Early consideration of both the ventilation strategies within the laboratory space, and the dispersion of laboratory exhausts after discharge is critical to provide a high performance laboratory building that successfully implements energy saving design techniques while protecting the building occupants. Energy reducing design techniques that could influence occupant safety include:
- Laboratory ventilation design strategy (ACHs, local capture, etc.)
- low energy use laboratory exhaust fans (variable volume flow and/or low discharge velocity);
- openings in the building envelope (vents, windows, transitional spaces);
- unique rooftop features (PV panels, wind/solar chimneys); and
- other natural ventilation features (wind scoops/towers).
When these concepts are considered late in the laboratory design process, it can be very challenging to optimize these sustainable strategies while ensuring environmental health and safety objectives are met.
It is a common misconception that a higher number of air change rates within a laboratory will provide occupant safety. This presentation will challenge the concept of using air changes as a measure of occupant safety. In addition, it is common to consider the dispersion performance of the laboratory exhausts and the potential for re-entrainment later in the design process after the mechanical design has been significantly developed. However, waiting to evaluate these aspects at a later stage of design, can limit the ability for changes to the exhaust and intake design, and feasible mitigation strategies are limited. In many cases, the mitigation options available at this stage of design will be in direct conflict with the architectural and sustainable goals for the project. Exhaust dispersion issues should be considered in an iterative and interactive manner throughout the design process, and not just as a modeling exercise near the end of the design process.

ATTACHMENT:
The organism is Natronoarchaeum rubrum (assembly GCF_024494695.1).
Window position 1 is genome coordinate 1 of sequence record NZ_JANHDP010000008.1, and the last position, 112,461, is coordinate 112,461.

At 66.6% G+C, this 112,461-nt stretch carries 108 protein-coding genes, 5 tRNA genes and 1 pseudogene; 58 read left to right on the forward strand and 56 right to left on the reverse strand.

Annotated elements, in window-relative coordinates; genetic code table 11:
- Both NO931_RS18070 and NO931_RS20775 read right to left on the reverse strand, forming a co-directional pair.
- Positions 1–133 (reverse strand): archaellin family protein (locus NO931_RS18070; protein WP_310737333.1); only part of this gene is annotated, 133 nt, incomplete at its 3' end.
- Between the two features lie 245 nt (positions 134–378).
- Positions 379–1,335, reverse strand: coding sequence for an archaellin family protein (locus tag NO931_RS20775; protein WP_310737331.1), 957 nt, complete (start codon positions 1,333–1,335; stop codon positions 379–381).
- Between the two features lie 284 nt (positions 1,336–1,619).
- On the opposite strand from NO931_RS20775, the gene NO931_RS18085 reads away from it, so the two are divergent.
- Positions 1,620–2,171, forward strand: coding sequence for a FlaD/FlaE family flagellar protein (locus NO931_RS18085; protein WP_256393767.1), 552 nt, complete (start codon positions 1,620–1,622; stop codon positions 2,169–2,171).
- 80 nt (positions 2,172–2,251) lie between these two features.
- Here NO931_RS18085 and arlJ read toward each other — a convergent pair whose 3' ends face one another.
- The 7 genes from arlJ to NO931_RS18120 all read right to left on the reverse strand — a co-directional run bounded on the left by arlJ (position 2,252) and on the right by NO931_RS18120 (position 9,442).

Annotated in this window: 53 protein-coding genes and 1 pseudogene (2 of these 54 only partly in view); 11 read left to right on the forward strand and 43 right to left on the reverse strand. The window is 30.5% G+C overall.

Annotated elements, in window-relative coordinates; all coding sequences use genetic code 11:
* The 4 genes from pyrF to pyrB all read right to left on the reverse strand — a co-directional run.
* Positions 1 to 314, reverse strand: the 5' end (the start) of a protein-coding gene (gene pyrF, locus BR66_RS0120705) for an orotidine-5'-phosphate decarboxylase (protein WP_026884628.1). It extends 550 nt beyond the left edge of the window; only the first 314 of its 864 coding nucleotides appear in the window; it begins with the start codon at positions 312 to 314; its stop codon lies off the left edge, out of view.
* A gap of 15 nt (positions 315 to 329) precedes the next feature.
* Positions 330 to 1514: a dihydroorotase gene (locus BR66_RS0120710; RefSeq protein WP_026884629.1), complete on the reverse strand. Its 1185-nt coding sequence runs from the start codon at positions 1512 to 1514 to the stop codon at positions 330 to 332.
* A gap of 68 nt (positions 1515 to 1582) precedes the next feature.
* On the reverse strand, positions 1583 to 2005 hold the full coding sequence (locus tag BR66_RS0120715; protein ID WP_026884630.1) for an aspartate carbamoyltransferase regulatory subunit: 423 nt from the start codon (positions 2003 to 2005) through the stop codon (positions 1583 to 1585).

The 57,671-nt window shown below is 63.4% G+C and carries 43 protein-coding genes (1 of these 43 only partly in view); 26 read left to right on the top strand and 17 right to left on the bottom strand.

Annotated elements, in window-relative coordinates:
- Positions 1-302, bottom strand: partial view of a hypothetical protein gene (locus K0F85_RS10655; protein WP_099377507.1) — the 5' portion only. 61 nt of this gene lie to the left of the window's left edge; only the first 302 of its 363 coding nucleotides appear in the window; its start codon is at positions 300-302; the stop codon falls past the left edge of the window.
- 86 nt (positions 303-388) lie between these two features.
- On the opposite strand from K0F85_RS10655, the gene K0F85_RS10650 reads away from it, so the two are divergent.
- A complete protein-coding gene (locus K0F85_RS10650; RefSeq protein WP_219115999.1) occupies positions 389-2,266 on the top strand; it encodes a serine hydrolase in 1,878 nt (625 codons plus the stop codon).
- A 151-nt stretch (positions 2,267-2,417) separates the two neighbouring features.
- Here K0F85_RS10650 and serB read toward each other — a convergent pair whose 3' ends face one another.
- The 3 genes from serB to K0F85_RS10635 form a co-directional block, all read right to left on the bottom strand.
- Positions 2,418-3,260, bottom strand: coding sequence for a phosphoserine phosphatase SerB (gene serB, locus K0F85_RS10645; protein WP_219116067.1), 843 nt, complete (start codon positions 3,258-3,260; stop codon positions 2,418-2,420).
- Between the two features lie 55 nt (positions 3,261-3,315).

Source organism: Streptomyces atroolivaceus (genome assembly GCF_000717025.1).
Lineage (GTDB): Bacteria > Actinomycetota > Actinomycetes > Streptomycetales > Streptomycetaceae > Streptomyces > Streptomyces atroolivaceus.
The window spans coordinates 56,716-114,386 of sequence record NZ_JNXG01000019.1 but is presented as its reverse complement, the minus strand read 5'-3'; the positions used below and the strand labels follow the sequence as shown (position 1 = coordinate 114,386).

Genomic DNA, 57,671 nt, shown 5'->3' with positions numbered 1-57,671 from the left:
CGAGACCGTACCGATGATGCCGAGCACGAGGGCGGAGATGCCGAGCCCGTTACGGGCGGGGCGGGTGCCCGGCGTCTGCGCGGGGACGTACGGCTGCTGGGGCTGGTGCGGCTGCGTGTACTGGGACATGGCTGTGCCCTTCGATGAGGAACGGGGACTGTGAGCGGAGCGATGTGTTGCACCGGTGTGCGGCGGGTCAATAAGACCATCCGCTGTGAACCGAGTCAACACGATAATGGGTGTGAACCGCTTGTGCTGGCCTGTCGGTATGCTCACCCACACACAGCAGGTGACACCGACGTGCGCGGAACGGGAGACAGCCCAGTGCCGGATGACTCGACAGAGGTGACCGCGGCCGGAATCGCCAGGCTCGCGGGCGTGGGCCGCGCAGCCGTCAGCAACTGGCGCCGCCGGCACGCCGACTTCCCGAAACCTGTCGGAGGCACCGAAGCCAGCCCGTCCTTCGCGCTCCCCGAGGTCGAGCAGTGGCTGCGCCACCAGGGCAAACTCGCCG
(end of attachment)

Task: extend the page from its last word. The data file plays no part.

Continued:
Considering these issues early in the design process can be critical to the success of strategies like natural ventilation. There may be existing conditions that could compromise the quality of air drawn into the laboratory, and potentially affect the sustainable features of the building (i.e., if natural ventilation openings will be impacted by an existing neighboring emission source). This is often overlooked at the early stages of design because the team members are typically focused on the design of the building itself.
Specific examples and case studies will be used to demonstrate the benefits of considering the details of the internal laboratory ventilation system and exhaust dispersion and potential emission infiltration during the early stages of laboratory design, and how this approach is critical to ensure a laboratory will meet sustainability and energy use goals while satisfying appropriate safety objectives.
- Demonstrate the ability to use means other than Air Change Rates to improve laboratory ventilation and occupant safety.
- Through a detailed discussion of specialized modeling concepts, recognize relationships between:
- local microclimate conditions;
- factors affecting exhaust dispersion; and
- overall building performance.
- Through the design aspects identified and discussed, gain an understanding of specific details that must be considered to push the limits of potential laboratory fan energy reduction safely.
- Understand the influence of sustainable design strategies on exhaust dispersion and building safety.